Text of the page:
Are your meetings worth attending?

DevToolsGuy / Wednesday, April 8, 2015

"Remember, kids, your projects are due a week from Monday, so you'd better get started if you haven't already."

This imminently relatable phrase, or one like it, is probably the first exposure to nagging that most of us had outside of the home. Oh sure, Mom and Dad had nagged us for years to clean our rooms, say please and thank you, and wear jackets. But our teachers introduced us to business nagging. I'm using the term "business nagging" to characterize the general practice of nudging people to do things for common professional effort.

If you fast forward to your adult life, business nagging morphs into things like, "don't forget to sign off on your hours in payroll," and, "everyone must update their email signatures to use the company's official font by next week." The subject matter becomes more adult in nature, but the tone and implications do not. When you hear these phrases, you're transported back in time to junior high, when you needed to rely on a teacher to help prevent your general incompetence at life from creating unfavorable situations for yourself.

There's a subtle problem with business nagging growing up alongside of us. As children, we actually are pretty incompetent at looking out for own interests. Left to our own devices, we'll procrastinate on the school project and then pull an all-nighter ahead of turning in something that earns us a C minus. But as we grow to adulthood, we learn these lessons firsthand and wind up being generally decent at looking out for ourselves. We tend not to need nagging nearly as often to do things that will benefit us, so being nagged to do things that will benefit us winds up becoming largely superfluous.

And that leaves the most common form of business nagging: being nagged to do things that offer no obvious benefit to the recipient of the nagging. Signing off on your hours in payroll doesn't benefit you directly (except, perhaps, by removing the artificial threat not to compensate you for the work you've done). Changing your email signature doesn't benefit you directly. According to someone with some degree of power somewhere in the organization, you doing these things will benefit the company. Presumably, if the company benefits, so do you, somehow. But there is as much vagueness in that equation as there are "somes" in the previous sentence. From where you're sitting, it's just bureaucratic procedure having only one tangible benefit—getting the administrator of the business nagging to go away and leave you alone.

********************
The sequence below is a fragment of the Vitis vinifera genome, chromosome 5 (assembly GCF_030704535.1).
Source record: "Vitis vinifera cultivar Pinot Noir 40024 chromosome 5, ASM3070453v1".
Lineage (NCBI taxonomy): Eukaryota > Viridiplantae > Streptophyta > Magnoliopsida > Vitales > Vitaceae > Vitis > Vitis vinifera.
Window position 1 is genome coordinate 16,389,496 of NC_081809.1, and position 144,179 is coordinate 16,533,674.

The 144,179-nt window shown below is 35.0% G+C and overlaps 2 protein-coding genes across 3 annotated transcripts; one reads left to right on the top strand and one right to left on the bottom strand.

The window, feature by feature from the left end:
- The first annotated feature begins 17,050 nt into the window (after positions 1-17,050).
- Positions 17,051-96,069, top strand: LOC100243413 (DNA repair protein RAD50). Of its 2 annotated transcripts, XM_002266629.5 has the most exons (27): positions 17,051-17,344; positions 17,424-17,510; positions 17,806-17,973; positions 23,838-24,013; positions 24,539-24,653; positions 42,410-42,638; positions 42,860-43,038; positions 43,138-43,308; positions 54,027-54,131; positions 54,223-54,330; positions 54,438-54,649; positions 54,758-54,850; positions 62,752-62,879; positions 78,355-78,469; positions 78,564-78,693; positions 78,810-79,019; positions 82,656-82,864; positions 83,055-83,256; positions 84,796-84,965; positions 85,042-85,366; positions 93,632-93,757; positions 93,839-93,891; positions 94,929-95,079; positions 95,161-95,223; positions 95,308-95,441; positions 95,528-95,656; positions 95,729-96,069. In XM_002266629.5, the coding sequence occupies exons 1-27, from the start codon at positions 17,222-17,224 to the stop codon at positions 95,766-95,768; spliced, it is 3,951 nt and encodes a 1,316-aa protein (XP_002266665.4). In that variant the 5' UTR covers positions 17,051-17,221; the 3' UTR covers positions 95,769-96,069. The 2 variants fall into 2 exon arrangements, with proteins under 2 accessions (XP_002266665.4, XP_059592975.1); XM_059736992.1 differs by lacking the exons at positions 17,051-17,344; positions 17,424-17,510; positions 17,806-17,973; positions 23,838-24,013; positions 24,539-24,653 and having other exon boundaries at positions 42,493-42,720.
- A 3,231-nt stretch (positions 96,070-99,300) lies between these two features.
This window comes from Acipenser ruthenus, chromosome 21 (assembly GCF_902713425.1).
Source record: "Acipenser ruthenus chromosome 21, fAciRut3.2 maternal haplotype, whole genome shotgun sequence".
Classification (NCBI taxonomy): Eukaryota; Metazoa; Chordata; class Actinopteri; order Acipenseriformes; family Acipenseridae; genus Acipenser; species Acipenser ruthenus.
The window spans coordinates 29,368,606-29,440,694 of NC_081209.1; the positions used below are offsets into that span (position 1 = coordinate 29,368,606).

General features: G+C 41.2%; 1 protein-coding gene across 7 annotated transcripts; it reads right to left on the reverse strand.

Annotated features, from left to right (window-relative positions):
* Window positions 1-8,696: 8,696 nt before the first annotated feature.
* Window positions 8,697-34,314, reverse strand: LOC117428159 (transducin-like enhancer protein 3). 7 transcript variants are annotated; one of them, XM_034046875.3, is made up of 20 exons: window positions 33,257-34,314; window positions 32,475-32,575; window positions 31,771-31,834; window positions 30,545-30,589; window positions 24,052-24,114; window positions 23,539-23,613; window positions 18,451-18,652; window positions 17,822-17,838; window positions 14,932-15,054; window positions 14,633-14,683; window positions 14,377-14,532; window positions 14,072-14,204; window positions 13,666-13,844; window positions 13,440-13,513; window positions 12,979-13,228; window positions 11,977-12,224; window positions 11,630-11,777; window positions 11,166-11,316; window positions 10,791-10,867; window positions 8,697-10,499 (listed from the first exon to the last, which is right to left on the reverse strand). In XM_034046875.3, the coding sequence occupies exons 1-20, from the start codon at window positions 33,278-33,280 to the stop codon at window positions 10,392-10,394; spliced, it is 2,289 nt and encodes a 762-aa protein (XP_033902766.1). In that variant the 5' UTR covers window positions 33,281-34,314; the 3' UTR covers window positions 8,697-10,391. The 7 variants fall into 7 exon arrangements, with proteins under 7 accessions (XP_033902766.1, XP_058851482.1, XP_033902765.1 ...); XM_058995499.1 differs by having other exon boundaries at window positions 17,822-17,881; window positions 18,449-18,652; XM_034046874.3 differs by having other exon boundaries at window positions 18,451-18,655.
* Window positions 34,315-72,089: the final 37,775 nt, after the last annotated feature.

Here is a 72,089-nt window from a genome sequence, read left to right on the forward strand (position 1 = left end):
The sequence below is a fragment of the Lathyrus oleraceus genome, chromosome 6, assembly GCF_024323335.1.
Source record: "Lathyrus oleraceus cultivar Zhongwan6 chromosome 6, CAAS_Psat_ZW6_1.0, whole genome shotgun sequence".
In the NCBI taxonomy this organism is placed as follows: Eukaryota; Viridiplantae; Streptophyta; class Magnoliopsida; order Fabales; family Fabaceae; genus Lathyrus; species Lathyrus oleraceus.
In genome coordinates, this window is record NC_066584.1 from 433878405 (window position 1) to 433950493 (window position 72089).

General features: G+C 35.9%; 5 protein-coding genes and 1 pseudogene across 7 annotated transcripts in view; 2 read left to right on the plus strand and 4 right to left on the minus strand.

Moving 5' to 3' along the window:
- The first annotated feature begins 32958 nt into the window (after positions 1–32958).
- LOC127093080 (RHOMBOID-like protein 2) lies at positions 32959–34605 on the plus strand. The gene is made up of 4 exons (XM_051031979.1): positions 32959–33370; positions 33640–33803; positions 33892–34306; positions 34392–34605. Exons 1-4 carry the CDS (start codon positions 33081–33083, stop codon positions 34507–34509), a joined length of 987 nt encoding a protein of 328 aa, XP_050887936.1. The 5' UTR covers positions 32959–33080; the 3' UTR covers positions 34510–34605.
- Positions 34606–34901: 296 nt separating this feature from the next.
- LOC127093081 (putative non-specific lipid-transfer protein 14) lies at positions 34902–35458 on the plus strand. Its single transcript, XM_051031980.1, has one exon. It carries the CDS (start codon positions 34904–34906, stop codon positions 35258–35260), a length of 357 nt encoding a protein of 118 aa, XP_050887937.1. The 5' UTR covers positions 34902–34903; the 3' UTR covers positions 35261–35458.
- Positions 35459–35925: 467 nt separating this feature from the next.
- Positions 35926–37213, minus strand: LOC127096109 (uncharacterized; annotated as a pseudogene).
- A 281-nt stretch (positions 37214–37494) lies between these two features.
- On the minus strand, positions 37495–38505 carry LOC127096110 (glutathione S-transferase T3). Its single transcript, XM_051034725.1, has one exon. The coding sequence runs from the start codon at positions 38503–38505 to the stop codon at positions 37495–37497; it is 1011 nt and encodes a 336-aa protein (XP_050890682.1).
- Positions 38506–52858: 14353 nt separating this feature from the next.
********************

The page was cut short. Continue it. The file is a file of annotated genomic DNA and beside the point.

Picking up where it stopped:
Perhaps the most endlessly renewable source of business nagging is the recurring meeting. It lurks in your Outlook calendar like the outrageous cable bill that you've been meaning to do something about. You should probably object or at least question its necessity, but every time it comes, you reason that it's easier to pay the piper than to expend the effort to put things right in the world. You go to the meeting. Or maybe you don't go, and you incur some business nagging: "guys, half the chairs in the department touch-point meeting were empty last week, so people really need to make sure they're going and getting there on time." Why should you go? Who knows. Because chairs were empty or something.